Personas need to be shared throughout an organisation if they are to have a significant impact upon how people think about your customers. However, they also have an important role to play in your optimization program.

Conversion experts Bryan and Jeffery Eisenberg  have created an agile business process for using personas that improves communications, execution, testing and makes more money for your organisation. Rather than following the normal approach of customer journey analysis of going down the happy path (i.e. the preferred user journey), they suggest assuming your prospect failed to convert with your brand. This allows your team to focus on what can go wrong rather than how great your preferred user experience is.

Image of Buyer Legends process

This is a team exercise so get stakeholders from all key areas that influence or control the user experience together in one place. Make sure you get the support of key stakeholders first as this often helps to obtain cooperation from different departments.

Step 1 – Buying style:

Firstly consider the buying style of your chosen buyer persona. It is important to define this as it will influence how your customer responds to the user experience.  Normally it is a good idea to begin with a enquiring, deliberative, detail type personality as they are most likely to uncover issues with your user journey (which is what you want). It is also necessary to choose a conversion objective so that you have clarity on the end-goal. Below you will see the four buyer styles based upon the work of the American psychologist, David Keirsey.

 

Image of Keirsey's four human temperaments
Image Source: Conversion Sciences

 

Step 2 – Pre-mortem:

The pre-mortem involves evaluating the customer journey on the basis that the customer did not convert with your brand. This gives everyone permission to raise doubts and concerns about the current user journey so that you can generate a list of what went wrong with the existing customer experience.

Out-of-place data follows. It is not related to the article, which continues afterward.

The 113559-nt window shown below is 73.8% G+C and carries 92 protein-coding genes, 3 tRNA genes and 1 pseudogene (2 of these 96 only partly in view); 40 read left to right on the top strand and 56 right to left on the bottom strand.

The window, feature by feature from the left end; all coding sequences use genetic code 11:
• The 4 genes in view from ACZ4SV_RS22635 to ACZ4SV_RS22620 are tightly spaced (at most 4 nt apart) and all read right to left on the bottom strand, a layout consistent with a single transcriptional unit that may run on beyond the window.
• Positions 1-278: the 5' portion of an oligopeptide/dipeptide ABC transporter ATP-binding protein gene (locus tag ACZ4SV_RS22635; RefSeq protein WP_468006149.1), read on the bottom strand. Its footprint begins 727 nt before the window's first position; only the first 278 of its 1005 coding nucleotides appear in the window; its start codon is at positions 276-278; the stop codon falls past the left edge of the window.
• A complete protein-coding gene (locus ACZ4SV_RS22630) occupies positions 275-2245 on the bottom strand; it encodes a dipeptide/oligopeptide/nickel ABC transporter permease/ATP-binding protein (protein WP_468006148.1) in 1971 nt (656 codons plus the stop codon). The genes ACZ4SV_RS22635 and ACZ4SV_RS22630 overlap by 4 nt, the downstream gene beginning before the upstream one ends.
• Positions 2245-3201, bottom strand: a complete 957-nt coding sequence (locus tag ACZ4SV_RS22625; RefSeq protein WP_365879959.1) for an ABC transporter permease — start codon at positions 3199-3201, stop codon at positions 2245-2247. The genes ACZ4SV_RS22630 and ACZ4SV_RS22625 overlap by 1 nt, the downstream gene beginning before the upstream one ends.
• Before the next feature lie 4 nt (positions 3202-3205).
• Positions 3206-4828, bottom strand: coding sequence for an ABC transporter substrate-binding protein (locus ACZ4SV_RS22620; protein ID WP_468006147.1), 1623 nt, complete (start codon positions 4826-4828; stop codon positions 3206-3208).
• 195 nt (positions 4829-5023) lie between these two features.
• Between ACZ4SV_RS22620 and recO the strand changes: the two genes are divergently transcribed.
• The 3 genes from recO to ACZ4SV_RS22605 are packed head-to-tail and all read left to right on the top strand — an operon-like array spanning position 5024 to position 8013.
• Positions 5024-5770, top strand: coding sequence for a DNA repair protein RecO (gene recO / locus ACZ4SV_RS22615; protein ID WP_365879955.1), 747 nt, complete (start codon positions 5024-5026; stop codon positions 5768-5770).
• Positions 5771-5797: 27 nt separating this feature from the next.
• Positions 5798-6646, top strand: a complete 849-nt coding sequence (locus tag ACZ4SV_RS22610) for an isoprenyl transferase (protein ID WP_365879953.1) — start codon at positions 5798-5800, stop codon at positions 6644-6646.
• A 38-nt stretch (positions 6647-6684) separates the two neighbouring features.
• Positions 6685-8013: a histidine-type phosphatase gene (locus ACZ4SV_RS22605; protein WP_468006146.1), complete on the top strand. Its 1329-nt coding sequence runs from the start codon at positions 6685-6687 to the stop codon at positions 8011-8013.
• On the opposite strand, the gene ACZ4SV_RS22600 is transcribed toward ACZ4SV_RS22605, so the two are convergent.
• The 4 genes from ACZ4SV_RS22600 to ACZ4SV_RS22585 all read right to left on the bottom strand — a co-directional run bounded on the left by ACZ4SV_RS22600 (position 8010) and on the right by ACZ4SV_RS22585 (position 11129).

Relate any frustration, wrong turn or dead end back to your chosen persona by imagining what would happen, how would the customer feel about it and at what point would the issue result in the customer dropping out of the conversion journey.

Once you have gone through the full customer journey focus on generating a list of possible changes, fixes or solutions for each failure point. They may not always be ideal, but they can be evaluated later on in the process.

Step 3 – Outline a user story:

Now describe the user story using reverse chronological order to work backwards from a successful conversion. This has the advantage that you have to be more thorough in specifying customer actions and their rationale for each step in the user journey. It also helps you view possible alternative user paths generated from the pre-mortem analysis. These may require additional interventions or new branch paths.

Step 4 – Write the Buyer Legends:

Now that you have outlined the user story it is time to write a draft  of the Buyer Legends in chronological order. This allows you to create a narrative of a successful user experience which explains what happens to the customer and how it makes them feel at each step of the user journey. Use the check list below to ensure you cover all the key elements of the legend. As you go through this process also consider:

  • What actions need to be undertaken for the customer to complete your goal?
  • What opportunities may have been missed?